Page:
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Home sweet home is wherever the trio finds it

The abandoned house that was Mildew Manor is demolished.

When a group of homeless people moved into the partly burned building last winter, they furnished the leaky rooms with old mattresses, discarded pictures and a stained sofa. They set up a fireplace and a table for their television.

In a burst of self-deprecating humor, they gave the place a name.

Now all that remains is a pile of broken concrete blocks and lumber, topped with scraps of green tar paper. The owner had worried he would be sued if the homeless people got hurt there. So he ordered them rousted and had the building knocked down.

But the people haven't gone away. They continue to seek shelter in the fields bordering Port Richey's shopping plazas, in swamps and behind supermarkets. And they continue to lose their makeshift homes almost as soon as they pitch tents.

"We're getting pushed around so much," Charlotte McCoach said.

"It's getting pretty old," Tony Mize said. "We don't bother nobody."

More than a year after a series of stories about their brief homestead, the Pasco Times revisited three of the former inhabitants of Mildew Manor. Life has become harder for the three, not just because they lack a permanent place to stay. One, Mize, has developed epilepsy and lung disease, conditions that are made worse by his heavy drinking and smoking.

A year later, the group is angling to find a place to live. If Mize gets disability money, he hopes to get a cheap room, or perhaps a mobile home, and take the others in.

They turned down a shelter's offer of beds because they didn't like the shelter's strict regulations and alcohol ban. They say they did not choose to be homeless, but then they list the advantages.

"We don't pay bills," McCoach said. "We don't have to go to bed at 10, have dinner at 10, none of that. It doesn't bother me none."

But at other times, only their camaraderie gets them through it.

"Sometimes I get depressed," Mize said. "But as long as I'm with her (Charlotte), I'm doing okay. I don't like living like this, by myself."

Will work for food

On Tuesday afternoon, Mize and Charlotte McCoach sat on the grass at the entrance to Embassy Crossing Shopping Center. They wore tank tops, shorts and sunglasses, and they had deep tans. From a distance they looked like tourists.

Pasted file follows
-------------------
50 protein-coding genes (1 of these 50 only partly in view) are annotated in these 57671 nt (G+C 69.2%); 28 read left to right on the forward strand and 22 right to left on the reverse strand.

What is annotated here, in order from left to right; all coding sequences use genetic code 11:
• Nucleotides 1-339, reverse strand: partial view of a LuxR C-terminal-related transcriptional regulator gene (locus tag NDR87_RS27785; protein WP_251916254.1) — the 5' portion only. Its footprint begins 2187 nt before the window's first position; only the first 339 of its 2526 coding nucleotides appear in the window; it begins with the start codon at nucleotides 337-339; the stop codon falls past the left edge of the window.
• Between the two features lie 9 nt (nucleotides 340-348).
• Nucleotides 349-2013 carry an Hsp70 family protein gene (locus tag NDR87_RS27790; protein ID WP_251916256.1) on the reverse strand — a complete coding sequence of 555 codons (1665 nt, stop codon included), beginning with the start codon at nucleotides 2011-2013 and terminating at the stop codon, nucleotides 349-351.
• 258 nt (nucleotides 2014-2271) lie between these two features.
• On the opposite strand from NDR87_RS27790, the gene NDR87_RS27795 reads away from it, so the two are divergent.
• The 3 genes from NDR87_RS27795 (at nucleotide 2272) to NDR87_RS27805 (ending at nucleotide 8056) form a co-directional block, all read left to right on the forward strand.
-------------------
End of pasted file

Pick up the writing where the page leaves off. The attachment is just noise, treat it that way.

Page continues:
Up close, though, one could see the weathering effects of the sun on their skin and the grime that accumulates when there's no regular shower available. Their clothes held the smells of wood smoke and old sweat.

Mize was "running the sign": standing along the rows of waiting cars, letting the occupants know that he will work for food. A few blocks down U.S. 19, Thom McCoach, Charlotte's estranged husband, was doing the same thing.

As he waits alongside the plaza entrance, Mize will accept the money anyone offers. Many days, he'll get $10 to $15 from people, money that's spent for beer, cigarettes, food and batteries. That's less money than a year ago, and Mize figures it's because people are used to seeing them.

He said he last had a job a couple weeks ago: ripping old insulation out of a mobile home for $10 an hour. But the seizures he recently has started to have make it difficult to do much.

He says some people make unreasonable offers of work when they roll down their car windows to address him, pitches like: "Mow 5 acres and I'll get you a pizza."

Charlotte said many people still remember them from last year's newspaper stories. Some give them money or food. Others are less kind.

After last year's stories, some readers called the Times to complain about people they believed would rather drink than work.

Living in tents

For several months of the past year, the homeless people had a roof over their heads. At least twice, people they met took them into their homes in exchange for work.